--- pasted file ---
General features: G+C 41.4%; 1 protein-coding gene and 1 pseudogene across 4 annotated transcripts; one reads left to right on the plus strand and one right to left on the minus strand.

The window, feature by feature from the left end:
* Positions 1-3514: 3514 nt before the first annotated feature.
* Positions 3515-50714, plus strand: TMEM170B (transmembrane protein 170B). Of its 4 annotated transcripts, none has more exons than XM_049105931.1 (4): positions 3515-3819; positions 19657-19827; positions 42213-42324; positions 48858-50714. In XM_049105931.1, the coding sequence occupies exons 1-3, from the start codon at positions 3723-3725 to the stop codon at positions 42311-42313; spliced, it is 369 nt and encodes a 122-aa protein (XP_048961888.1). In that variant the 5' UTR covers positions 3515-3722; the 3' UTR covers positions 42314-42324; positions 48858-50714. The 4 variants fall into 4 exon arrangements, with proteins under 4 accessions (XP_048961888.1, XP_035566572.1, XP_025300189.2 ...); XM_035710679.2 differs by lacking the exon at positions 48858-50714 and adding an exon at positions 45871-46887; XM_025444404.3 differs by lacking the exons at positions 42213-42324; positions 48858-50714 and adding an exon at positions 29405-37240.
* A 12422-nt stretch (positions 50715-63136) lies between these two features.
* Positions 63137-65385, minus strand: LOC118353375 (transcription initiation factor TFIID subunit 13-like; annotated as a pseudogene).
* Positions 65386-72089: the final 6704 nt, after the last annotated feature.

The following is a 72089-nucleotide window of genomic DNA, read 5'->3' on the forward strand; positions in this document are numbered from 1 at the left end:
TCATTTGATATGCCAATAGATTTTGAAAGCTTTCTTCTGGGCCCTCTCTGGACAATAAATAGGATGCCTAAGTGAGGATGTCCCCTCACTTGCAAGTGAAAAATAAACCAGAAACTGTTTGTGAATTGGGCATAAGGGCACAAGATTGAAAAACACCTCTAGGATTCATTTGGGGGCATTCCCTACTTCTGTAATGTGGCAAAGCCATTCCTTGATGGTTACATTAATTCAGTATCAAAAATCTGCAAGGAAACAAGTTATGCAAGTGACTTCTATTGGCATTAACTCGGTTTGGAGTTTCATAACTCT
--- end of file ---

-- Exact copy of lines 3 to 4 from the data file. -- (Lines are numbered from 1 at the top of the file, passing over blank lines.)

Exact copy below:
* Positions 1-3514: 3514 nt before the first annotated feature.
* Positions 3515-50714, plus strand: TMEM170B (transmembrane protein 170B). Of its 4 annotated transcripts, none has more exons than XM_049105931.1 (4): positions 3515-3819; positions 19657-19827; positions 42213-42324; positions 48858-50714. In XM_049105931.1, the coding sequence occupies exons 1-3, from the start codon at positions 3723-3725 to the stop codon at positions 42311-42313; spliced, it is 369 nt and encodes a 122-aa protein (XP_048961888.1). In that variant the 5' UTR covers positions 3515-3722; the 3' UTR covers positions 42314-42324; positions 48858-50714. The 4 variants fall into 4 exon arrangements, with proteins under 4 accessions (XP_048961888.1, XP_035566572.1, XP_025300189.2 ...); XM_035710679.2 differs by lacking the exon at positions 48858-50714 and adding an exon at positions 45871-46887; XM_025444404.3 differs by lacking the exons at positions 42213-42324; positions 48858-50714 and adding an exon at positions 29405-37240.